Chinook winds blew through Southcentral Alaska over the weekend, bringing unseasonably warm weather, slush, ice and rain to Anchorage and surrounding areas.
Mild temperatures were likely to continue into Monday, but temperatures will likely drop back down to below freezing by Tuesday, according to Michael Vulotto, an Anchorage meteorologist. Some rain and snow were also possible over the next few days.
“The melting of the snow is basically going to continue,” he said, adding that Monday afternoon temperatures in Anchorage of around 40 degrees are likely, while cooler weather was expected through most of the week.
Chinooks occur when rivers of warm air flow over mountain ranges and warm up as they compress. The winds were at their peak Friday evening, and continued into Saturday, causing snowmelt and roads that turned to ice across Anchorage, Vulotto said.
Strong winds were likely along the Turnagain Arm, according to a high wind watch in place for Anchorage, Eagle River, Indian and Eklutna beginning Sunday evening and continuing into Monday morning. Southeast winds with gusts up 75 mph were possible, Vulotto said.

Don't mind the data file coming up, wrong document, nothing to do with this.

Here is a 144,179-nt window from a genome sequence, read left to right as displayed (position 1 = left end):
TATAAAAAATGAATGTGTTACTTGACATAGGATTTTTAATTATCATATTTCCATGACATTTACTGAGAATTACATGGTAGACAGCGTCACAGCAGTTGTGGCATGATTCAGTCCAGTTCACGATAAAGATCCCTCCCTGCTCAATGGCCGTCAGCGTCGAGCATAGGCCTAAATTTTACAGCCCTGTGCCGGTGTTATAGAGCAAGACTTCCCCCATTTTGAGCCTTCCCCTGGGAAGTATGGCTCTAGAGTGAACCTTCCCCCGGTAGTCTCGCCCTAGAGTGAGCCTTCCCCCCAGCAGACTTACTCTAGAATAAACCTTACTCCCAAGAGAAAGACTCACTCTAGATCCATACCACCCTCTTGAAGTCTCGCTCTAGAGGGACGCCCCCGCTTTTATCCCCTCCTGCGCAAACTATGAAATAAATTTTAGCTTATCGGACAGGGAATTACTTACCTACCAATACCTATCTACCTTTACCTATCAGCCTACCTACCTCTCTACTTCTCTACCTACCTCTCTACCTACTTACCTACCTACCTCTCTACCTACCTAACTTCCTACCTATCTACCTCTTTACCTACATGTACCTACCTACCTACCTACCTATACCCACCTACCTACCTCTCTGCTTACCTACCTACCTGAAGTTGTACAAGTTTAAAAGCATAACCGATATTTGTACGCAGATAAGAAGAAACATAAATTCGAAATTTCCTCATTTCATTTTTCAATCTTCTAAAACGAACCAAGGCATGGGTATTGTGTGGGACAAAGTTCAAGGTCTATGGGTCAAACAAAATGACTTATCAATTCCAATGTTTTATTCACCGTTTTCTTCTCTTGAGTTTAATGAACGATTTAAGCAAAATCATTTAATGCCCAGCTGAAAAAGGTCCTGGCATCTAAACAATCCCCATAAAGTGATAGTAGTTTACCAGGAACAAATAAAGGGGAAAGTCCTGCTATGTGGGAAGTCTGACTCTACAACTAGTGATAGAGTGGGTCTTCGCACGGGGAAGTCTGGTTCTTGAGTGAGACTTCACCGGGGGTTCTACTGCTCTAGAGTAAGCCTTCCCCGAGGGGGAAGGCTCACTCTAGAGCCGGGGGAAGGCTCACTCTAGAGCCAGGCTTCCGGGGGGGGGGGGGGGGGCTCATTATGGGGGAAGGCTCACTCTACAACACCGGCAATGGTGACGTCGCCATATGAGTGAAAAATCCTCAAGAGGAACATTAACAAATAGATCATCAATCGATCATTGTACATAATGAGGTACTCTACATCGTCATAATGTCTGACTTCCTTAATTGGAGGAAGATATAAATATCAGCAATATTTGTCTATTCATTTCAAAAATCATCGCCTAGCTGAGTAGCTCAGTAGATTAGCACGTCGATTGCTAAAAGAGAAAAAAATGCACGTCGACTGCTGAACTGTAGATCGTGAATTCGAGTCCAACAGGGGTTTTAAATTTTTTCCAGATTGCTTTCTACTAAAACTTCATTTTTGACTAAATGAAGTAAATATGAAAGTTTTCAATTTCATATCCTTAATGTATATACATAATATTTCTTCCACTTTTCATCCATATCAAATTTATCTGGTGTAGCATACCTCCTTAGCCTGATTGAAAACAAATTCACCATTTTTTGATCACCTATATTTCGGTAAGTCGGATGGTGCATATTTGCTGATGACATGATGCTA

Dangerous avalanche conditions remained in place across Southcentral Alaska, according to the Chugach National Forest Avalanche Information Center’s website that was last updated Sunday. Avalanche danger was “considerable” above 2,500 feet, and “moderate” below 2,500 feet.
While most major roadways in Anchorage were relatively clear by Saturday afternoon, less-traveled side streets and residential neighborhoods were coated in layers of ice, and “a lot more slippery than the more heavily traveled areas,” according to Vulotto.
In at least one East Anchorage neighborhood, residents put on ice skates and used their street as a rink.
On Friday, at least one temperature record was broken. Around 9:30 p.m. on Friday evening at Ted Stevens International Airport, a temperature reading showed 47 degrees — a record high that had last been set in 2014, when it was 45 degrees, Vulotto said.
At Thunderbird Falls in Anchorage, the temperature that evening had risen to 55 degrees, and at Merrill Field, it got up to 52 degrees.
Although those temperatures were unseasonably high, Chinooks are relatively common around this time of year, Vulotto said.
“It’s kind of unusual to actually not get one in January, or somewhere around this time of year, across Southern Alaska,” he said.
Daily News photographer Emily Mesner contributed to this story.